AFC's campaign of persistent experimentation moves from Philippines to Alaska

By Jonathan KoesterJune 9, 2023

5th ANGLICO | Long Range Communication Testing
U.S. Marine Corps Lance Cpl. Ismael Hinajosa, a native of Austin, Texas and fire support marine with 5th Air Naval Gunfire liaison Company, III Marine Expeditionary Force Information Group, relays a 9-line during a long-range communication check at U.S. Coast Guard Base Kodiak, Alaska, May 12, 2023, in support of Northern Edge 23-1. NE 23-1 is one in a series of U.S. Indo-Pacific Command exercises designed to sharpen the joint services’ skills; to practice tactics, techniques, and procedures; to improve command, control and communication relationships; and to develop cooperative plans and programs. (Photo Credit: Staff Sgt. Manuel Serrano, U.S. Marine Corps) VIEW ORIGINAL

JOINT BASE ELMENDORF-RICHARDSON, Alaska — After kicking off Army Future Command’s persistent experimentation campaign with the 1st Multi-Domain Task Force in the Philippines during Balikatan/Joint Warfighting Assessment 23, observers from the Army modernization enterprise, led by the U.S. Army Joint Modernization Command, moved to Alaska to continue experimentation with the 3rd MDTF during the Project Convergence-Pacific/Northern Edge exercise at Joint Base Elmendorf-Richardson.

The efforts at JWA23 and PC-P are part of an integrated campaign of learning in the Pacific, which will lead into a European campaign of learning this summer, with all lessons funneling into Project Convergence Capstone 4 next spring, said JMC Commander Col. Joseph Escandon.

“These observations, at exercises that include the joint services and multinational partners, are allowing us to see the latest in joint warfighting,” Escandon said. “What we see during these persistent experimentation events will allow us to push the envelope as we plan our own experimentation, including Project Convergence capstone experiments.”

Northern Edge was a Pacific Air Forces-led exercise, with the 3rd MDTF’s participation helping the services experiment with joint sensor-to-shooter capabilities and joint fires. Though the 3rd MDTF in Alaska was the hub of observations, there were a variety of units experimenting during Northern Edge, said Maj. Zachary Quintana, deputy assessment lead for JMC’s operations group A.

“The 3rd MDTF is the unit of action we’re looking at most in Alaska, but we’re also looking out beyond them,” Quintana said. “We have some teammates out in Hawaii who are looking at the integration of the Theater Fires Element, as well as the Air Operations Center. We’re really peeling back the diagram of the sensor-to-shooter linkage through the experiment and the exercise.”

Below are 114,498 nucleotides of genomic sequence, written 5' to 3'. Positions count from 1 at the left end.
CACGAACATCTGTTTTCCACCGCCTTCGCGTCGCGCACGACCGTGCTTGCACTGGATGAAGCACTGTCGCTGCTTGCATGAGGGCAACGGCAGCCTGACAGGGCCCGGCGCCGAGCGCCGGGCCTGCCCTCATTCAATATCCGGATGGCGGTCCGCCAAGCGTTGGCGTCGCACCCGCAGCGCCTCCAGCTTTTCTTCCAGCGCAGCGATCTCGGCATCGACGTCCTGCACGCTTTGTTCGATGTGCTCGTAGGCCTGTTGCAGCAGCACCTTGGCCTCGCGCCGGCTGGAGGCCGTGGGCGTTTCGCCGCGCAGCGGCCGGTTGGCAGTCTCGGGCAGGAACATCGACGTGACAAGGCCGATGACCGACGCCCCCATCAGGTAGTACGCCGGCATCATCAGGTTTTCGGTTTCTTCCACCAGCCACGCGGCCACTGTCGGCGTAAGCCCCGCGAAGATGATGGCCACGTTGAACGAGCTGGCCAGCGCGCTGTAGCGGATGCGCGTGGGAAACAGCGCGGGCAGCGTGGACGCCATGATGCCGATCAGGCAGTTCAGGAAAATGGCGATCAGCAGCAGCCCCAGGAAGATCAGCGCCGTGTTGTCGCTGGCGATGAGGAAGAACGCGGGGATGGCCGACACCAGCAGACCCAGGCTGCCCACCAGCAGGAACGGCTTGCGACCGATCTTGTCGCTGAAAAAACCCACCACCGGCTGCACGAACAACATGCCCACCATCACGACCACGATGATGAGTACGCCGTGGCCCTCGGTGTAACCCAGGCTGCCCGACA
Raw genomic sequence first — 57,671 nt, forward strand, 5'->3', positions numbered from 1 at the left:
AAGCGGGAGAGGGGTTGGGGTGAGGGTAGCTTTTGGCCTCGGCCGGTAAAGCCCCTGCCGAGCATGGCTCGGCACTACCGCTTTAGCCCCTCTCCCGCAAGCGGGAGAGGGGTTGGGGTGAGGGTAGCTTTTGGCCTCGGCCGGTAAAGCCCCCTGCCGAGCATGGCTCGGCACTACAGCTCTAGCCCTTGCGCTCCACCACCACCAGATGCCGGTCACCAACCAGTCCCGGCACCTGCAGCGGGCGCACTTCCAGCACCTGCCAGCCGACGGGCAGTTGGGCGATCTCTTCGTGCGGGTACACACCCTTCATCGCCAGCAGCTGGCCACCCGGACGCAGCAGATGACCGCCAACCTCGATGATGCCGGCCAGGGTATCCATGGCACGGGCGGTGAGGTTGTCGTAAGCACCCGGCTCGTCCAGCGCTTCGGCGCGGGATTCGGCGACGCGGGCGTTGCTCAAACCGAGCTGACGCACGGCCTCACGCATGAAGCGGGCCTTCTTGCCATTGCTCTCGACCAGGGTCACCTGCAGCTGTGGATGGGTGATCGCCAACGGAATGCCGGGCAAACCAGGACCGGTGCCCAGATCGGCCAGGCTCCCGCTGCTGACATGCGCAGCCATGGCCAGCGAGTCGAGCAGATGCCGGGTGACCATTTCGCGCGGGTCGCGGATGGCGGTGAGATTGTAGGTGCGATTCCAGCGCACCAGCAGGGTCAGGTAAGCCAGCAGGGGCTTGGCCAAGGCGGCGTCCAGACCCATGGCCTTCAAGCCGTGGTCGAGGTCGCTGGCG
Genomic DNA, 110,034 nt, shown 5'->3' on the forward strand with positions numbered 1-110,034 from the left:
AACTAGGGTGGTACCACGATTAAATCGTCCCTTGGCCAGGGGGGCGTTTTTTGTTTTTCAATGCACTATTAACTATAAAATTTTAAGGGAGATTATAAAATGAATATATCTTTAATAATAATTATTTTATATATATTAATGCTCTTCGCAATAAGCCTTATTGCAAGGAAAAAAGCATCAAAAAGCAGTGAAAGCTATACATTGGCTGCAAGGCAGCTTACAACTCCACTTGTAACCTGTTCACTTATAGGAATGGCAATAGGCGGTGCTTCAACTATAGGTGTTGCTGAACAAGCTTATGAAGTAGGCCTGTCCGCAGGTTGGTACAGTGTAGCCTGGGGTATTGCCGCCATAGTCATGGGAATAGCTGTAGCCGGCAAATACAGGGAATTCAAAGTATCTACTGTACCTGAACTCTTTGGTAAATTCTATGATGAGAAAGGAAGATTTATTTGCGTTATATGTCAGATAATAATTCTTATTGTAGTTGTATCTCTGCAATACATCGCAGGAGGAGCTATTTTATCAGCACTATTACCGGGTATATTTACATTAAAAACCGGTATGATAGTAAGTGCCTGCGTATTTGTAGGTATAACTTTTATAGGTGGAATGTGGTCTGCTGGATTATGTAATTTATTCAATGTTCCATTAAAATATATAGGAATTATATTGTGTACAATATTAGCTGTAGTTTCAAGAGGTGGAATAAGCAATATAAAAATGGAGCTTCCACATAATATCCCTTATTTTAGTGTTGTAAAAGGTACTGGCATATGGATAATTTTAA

These observations in Alaska, Hawaii and the Philippines were informed by experimentation at Project Convergence 22 and will lead right back into future experimentation, Quintana said.

“We’re looking at the linkages to some of the technologies and concepts that were leveraged in PC 22 and seeing where those are playing across this summer period,” he said. “What's the evolution of those? Are they being placed against the same unit or different units? What does that look like? And then really trying to, through all that, develop an understanding of where there were missed opportunities or gaps. We’ll then provide recommendations for future experimentation with concepts, capabilities, and formations, to better our understanding of those and inform the greater body of knowledge.”

The multi-domain task forces’ ability to work jointly and participate in Air Force-led exercises like Northern Edge and Marines-led exercises like Balikatan, make them especially important to Army transformation efforts, Quintana said.

“As new capabilities are emerging, the MDTFs are really the Army’s entry into the joint fight,” he said. “They are the action arm to support the joint fight in any capacity, whether that’s by providing exquisite sensors, or effects capability, both lethal and non-lethal.

Lt. Col. Josh Slattery, JADC2 concepts chief for the Mission Command Capability Development Integration Directorate, was one of the observers at Northern Edge and was especially interested in what tools the 3rd MDTF preferred to use to conduct joint fires. The MDTFs are the signature unit as leaders look to deliver the multi-domain operations-capable Army of 2030.

“The multi-domain task forces have the ability to provide effects across multiple domains, and they’re focused on multiple theaters globally,” Slattery said. “The MDTF may be the model for the future of other formations for the Army. The MDTF is a win for the Army. The future of combat operations is evolving, and our requirements are changing. So, as we contribute to the joint force, the Army is rolling out multi-domain capabilities.”

The 3rd MDTF is the newest multi-domain task force in the Army, having reached initial operating capacity in mid-April, and Northern Edge was its first exercise and its first foray into persistent experimentation for the Army. JMC is leading efforts to experiment with all three MDTFs this fiscal year, with experimentation with the 2nd MDTF in Europe planned for this summer.

The Soldiers of the 3rd MDTF were excited to jump into Army experimentation during their first exercise, said Maj. Nick Bowers, fires support officer for the 3rd MDTF.

“This is important to us because this is our first exercise, so the first time we’re able to get out and practice as a task force,” Bower said. “This has been a great opportunity. It’s the right mission set for our organization.”

As the 3rd MDTF moves forward, so too does persistent experimentation. The observations at Northern Edge will lead into JMC observations in Europe this summer, and finally into Project Convergence Capstone 4 in the spring. This persistent experimentation is leading to a transformed Army, ready for the multi-domain battles of the future.